Michael Jordan's Rare Awful Performance Is Still The Worst In NBA History

Get your Crying Jordan memes ready … Michael Jordan’s status as an all-time worst performer didn’t take place in any kind of in-game setting, whether in the regular season or the playoffs. Instead, it happened in 1990 at the NBA’s annual three-point contest during All-Star Weekend, where he still holds the record for lowest shooting percentage at 5-for-30 (16.67%).

Prior to recent tweaks that allowed players to score more than just 30 points at the end of each round (while giving them more time to do so), the classic rules of the contest stated that players have 60 seconds to shoot five three-point attempts each from five different spots on the floor. That’s good for a maximum of 25 attempts each, with the fifth attempt per spot, the “money ball,” counting as two points instead of one if converted. With that in mind, it may be hard to fathom for some fans how MJ, who shot a well-above-average 37.6% from beyond the arc in the 1989-90 season, could only score five points out of a maximum of 30.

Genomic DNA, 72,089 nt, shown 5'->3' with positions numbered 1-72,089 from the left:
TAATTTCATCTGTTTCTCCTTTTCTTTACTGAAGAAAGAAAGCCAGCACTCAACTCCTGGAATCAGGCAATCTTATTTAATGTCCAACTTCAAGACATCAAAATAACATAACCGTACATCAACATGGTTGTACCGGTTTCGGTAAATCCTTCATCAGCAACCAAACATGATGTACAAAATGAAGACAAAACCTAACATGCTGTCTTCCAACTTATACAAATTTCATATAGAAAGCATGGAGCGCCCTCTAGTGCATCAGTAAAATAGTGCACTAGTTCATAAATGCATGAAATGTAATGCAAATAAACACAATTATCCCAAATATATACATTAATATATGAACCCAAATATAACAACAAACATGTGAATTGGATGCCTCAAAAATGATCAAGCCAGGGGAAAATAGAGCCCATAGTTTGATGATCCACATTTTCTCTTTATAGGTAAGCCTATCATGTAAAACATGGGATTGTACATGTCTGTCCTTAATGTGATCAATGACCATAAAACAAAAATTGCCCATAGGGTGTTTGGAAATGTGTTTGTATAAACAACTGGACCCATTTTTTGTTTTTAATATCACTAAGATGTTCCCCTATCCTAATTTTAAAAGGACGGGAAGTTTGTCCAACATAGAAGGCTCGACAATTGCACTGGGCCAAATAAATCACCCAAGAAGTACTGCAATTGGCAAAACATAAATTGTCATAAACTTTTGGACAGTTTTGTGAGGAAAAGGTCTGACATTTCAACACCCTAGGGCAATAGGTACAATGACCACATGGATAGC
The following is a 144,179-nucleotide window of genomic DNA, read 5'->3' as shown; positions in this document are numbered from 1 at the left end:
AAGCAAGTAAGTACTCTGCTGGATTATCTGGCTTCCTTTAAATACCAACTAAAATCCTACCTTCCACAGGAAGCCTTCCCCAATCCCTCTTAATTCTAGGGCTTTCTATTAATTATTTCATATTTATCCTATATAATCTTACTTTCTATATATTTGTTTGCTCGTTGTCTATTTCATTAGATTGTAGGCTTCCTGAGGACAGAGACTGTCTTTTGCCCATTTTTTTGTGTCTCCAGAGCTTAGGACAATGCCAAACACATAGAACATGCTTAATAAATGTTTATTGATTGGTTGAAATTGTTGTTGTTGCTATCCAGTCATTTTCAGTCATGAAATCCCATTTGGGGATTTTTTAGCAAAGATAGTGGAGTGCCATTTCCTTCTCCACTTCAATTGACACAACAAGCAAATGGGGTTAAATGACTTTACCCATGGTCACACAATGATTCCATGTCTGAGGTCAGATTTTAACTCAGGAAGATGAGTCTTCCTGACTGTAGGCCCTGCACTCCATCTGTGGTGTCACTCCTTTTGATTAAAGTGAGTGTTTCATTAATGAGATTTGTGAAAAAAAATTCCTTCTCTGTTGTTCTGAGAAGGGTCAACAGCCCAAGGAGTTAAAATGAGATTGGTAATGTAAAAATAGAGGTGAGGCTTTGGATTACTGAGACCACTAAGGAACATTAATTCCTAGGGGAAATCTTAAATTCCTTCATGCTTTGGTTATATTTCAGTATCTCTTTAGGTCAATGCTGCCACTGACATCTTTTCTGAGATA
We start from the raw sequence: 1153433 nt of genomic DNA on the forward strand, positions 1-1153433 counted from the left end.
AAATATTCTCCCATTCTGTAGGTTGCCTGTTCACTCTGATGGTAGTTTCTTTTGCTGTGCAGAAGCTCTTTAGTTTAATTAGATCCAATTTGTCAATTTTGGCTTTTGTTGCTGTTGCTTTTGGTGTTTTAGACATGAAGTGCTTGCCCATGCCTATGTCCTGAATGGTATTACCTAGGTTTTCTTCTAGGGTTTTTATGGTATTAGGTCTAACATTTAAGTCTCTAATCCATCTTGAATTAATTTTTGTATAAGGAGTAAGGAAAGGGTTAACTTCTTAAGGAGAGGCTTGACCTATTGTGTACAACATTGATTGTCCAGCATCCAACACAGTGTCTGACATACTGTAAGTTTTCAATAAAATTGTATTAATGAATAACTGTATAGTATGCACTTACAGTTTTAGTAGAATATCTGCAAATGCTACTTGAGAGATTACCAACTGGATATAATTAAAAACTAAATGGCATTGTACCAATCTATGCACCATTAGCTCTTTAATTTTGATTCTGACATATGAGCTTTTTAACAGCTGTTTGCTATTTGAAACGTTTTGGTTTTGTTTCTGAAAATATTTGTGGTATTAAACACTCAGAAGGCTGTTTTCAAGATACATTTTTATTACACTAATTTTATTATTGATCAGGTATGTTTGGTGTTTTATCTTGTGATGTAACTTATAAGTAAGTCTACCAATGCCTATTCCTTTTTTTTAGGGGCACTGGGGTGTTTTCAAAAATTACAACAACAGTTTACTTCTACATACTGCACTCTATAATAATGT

Looking at Jordan’s statistics, the 1989-90 campaign marked the first time he had shot better than 30% from three-point range, and that season was followed up by a pair of campaigns where he converted on 31.2% and 27% of his three-point attempts. And while it’s fair to say those numbers would have likely been better had he played in today’s three-point-heavy era. the fact is that he never attempted more than 3.6 treys per game throughout his career — the man was no Reggie Miller or Dale Ellis as a star player from the era whose three-point shooting was his calling card.